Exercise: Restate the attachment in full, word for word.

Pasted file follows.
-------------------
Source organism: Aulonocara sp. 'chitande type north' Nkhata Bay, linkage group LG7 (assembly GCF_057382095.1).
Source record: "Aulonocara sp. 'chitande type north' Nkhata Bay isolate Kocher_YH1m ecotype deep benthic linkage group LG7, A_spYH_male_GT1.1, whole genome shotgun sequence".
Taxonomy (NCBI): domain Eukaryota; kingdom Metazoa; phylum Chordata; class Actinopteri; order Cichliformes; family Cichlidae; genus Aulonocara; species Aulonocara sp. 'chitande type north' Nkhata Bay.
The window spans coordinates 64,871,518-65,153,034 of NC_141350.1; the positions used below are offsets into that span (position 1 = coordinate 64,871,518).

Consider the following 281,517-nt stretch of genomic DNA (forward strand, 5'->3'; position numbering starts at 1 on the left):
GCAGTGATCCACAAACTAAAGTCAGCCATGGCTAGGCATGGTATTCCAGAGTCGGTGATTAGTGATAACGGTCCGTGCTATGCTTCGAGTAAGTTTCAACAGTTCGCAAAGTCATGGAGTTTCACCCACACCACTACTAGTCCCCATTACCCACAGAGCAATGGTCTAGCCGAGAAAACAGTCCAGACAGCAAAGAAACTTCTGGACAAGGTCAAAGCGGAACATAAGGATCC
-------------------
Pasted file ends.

Source organism: Aulonocara sp. 'chitande type north' Nkhata Bay, linkage group LG7 (assembly GCF_057382095.1).
Source record: "Aulonocara sp. 'chitande type north' Nkhata Bay isolate Kocher_YH1m ecotype deep benthic linkage group LG7, A_spYH_male_GT1.1, whole genome shotgun sequence".
Taxonomy (NCBI): domain Eukaryota; kingdom Metazoa; phylum Chordata; class Actinopteri; order Cichliformes; family Cichlidae; genus Aulonocara; species Aulonocara sp. 'chitande type north' Nkhata Bay.
The window spans coordinates 64,871,518-65,153,034 of NC_141350.1; the positions used below are offsets into that span (position 1 = coordinate 64,871,518).

Consider the following 281,517-nt stretch of genomic DNA (forward strand, 5'->3'; position numbering starts at 1 on the left):
GCAGTGATCCACAAACTAAAGTCAGCCATGGCTAGGCATGGTATTCCAGAGTCGGTGATTAGTGATAACGGTCCGTGCTATGCTTCGAGTAAGTTTCAACAGTTCGCAAAGTCATGGAGTTTCACCCACACCACTACTAGTCCCCATTACCCACAGAGCAATGGTCTAGCCGAGAAAACAGTCCAGACAGCAAAGAAACTTCTGGACAAGGTCAAAGCGGAACATAAGGATCC